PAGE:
Evolving terrorist and cyber risk threats are leading to response products focusing on quick response and resilience
Traditional forms of cyber coverage are being augmented by covers that offer different protections, such as physical damage and even bodily injury. Lines are being blurred between terrorism and cyber products with the shared aim of bolstering resilience, according to insurance broker Arthur J Gallagher.
“It’s how the market is moving, between the property, terrorism, cyber markets. And we need to find a landing on how to insure that kind of risk,” Jason Coombe, director in Arthur J Gallagher’s technology & cyber practice, told StrategicRISK.
The broker has engaged in research published in the summer suggesting a quarter of large UK firms are worried or uncertain about their crisis resilience. Cyber extortion and terrorism were flagged as two top threats in the past two years, with 51% believing their business to be at high risk of cyber-attack in next 12 to 18 months.
In one instance, Gallagher has worked with Brit Insurance on a custom manufacturers’ cyber policy that indemnifies against property damage and bodily injury exposures resulting from a control system interruption, typically excluded from other cyber policies. “There’s still very limited cover available. It represents a new line of cover,” said Coombe.
Brit is an example of an insurer offering coverage for physical damage and business interruption costs arising from a cyber peril. The insurer houses such business within its liability division to a team underwriting both cyber and terrorism covers.
“The real movement in this area is in business interruption,” Coombe said. “Coverage is extending around the non-physical and into unknown territory. That can be about future earnings or a reputational harm perspective.”
Novae is one such insurer focused on the reputational harm angle, Coombe noted, focused on business income loss payments in the wake of an event that leads to “customer attrition” and loss of future earnings. Rival London market insurer Tokio Marine Kiln is another firm that has offered a standalone reputational harm product for several years.
There is an argument that all they’re doing is increasing the indemnity period, he suggests, albeit with a cyber trigger. This is an untested area, he suggests, and although the cyber insurance market has established a reasonable period of working with its clients, the use of forensic accounts to make the loss calculations for such policies is virgin territory. “They would argue it’s tried and tested; it’s just a trigger point,” Coombe added.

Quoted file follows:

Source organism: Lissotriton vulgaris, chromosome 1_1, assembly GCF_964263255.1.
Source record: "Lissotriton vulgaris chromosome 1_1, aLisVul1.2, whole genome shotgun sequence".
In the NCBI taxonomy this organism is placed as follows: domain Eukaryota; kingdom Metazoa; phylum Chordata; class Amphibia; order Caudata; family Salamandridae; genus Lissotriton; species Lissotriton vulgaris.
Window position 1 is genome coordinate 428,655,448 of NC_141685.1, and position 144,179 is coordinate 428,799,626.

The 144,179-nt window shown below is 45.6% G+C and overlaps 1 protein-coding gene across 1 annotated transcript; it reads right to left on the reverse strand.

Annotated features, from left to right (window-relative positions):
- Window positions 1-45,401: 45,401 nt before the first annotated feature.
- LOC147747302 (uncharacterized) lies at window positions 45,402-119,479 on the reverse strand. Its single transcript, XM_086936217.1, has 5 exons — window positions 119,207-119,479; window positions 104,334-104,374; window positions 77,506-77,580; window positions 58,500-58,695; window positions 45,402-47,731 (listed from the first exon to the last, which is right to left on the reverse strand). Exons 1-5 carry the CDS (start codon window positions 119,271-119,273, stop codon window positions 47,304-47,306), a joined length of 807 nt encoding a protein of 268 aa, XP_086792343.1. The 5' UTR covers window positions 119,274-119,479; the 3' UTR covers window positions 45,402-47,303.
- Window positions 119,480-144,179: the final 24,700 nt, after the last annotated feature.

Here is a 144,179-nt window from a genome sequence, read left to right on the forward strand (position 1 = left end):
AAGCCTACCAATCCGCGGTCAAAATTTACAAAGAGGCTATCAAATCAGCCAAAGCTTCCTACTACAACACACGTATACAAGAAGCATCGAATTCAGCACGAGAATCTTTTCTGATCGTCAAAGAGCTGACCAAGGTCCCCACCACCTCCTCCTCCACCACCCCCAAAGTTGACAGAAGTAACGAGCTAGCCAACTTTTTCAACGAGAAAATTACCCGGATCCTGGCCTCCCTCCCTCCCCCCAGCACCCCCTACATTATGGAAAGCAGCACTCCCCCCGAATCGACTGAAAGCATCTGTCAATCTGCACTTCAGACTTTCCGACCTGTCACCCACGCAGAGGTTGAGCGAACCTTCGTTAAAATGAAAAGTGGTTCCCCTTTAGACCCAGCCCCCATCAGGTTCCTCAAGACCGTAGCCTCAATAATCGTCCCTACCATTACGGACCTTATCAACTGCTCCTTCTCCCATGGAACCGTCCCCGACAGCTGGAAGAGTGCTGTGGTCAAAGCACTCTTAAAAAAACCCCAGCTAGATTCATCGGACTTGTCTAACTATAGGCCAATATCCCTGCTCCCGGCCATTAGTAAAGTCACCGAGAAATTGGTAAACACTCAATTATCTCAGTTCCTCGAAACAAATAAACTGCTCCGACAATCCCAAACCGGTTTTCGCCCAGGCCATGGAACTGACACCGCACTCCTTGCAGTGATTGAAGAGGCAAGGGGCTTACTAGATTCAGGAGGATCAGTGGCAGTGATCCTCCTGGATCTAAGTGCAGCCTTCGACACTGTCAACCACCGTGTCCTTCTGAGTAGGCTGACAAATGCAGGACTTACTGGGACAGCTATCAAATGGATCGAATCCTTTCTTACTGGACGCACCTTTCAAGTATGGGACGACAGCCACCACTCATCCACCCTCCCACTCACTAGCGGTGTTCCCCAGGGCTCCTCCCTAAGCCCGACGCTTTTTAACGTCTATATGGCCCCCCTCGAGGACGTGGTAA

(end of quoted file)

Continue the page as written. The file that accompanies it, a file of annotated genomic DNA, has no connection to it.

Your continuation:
He noted that most cyber losses to insurers come from the now-seen-as-traditional breach response policies, which were pioneered in the London market by Beazley. Insurers are in frontier territory with these broadening cyber covers, in areas where reliable data and therefore risk modelers have not yet caught up. “Physical damage from a cyber peril is yet to be properly modelled in the same way as you might model hurricane in the property market,” Coombe added.
In another instance of the blurred lines between cyber and terrorism covers, Gallagher has worked on a crisis resilience product with AIG Europe over the past few years. The policy, designed cheaply with smaller and medium clients in mind, covers perils from terrorism and riots through to kidnap or blackmail. The resilience product will respond, in terms of its crisis consulting services, to a cyber extortion event, noted Justin Priestley, executive director of Arthur J Gallagher’s crisis management practice.
While the lines between malicious cyber-attacks – leading to damage or injury – and broader terrorist attack methods are being blurred, terrorism in its more traditional forms – which are also evolving – is still a major peril unto itself, underlined by recent Islamic extremist attacks in France, Spain and the UK. “A lot of clients are very aware of their security situation around terrorism. Some of our clients have been caught up in recent events,” said Priestley.
He noted that many clients are analysing their exposure might be. “They are realising that even if they themselves are not the target, their business can be caught up in the immediate security operation and follow on consequences, which can lead to denial of access,” said Priestley.
“What people are doing is analysing what they think their exposure might be. Historically in the UK if you go back ten or fifteen years then people were most concerned about large vehicle bombs within city centres, coded warnings, and essentially physical damage,” he said.
“Nowadays clients are being affected by incidents but they are not necessarily the target. They are thinking how to mitigate, to make staff aware, to look at insurance, to look at scenarios and model them. We can run realistic disaster scenarios, such as a marauding vehicle, to quantify what the losses might be for denial of access and loss of attraction,” Priestley added.
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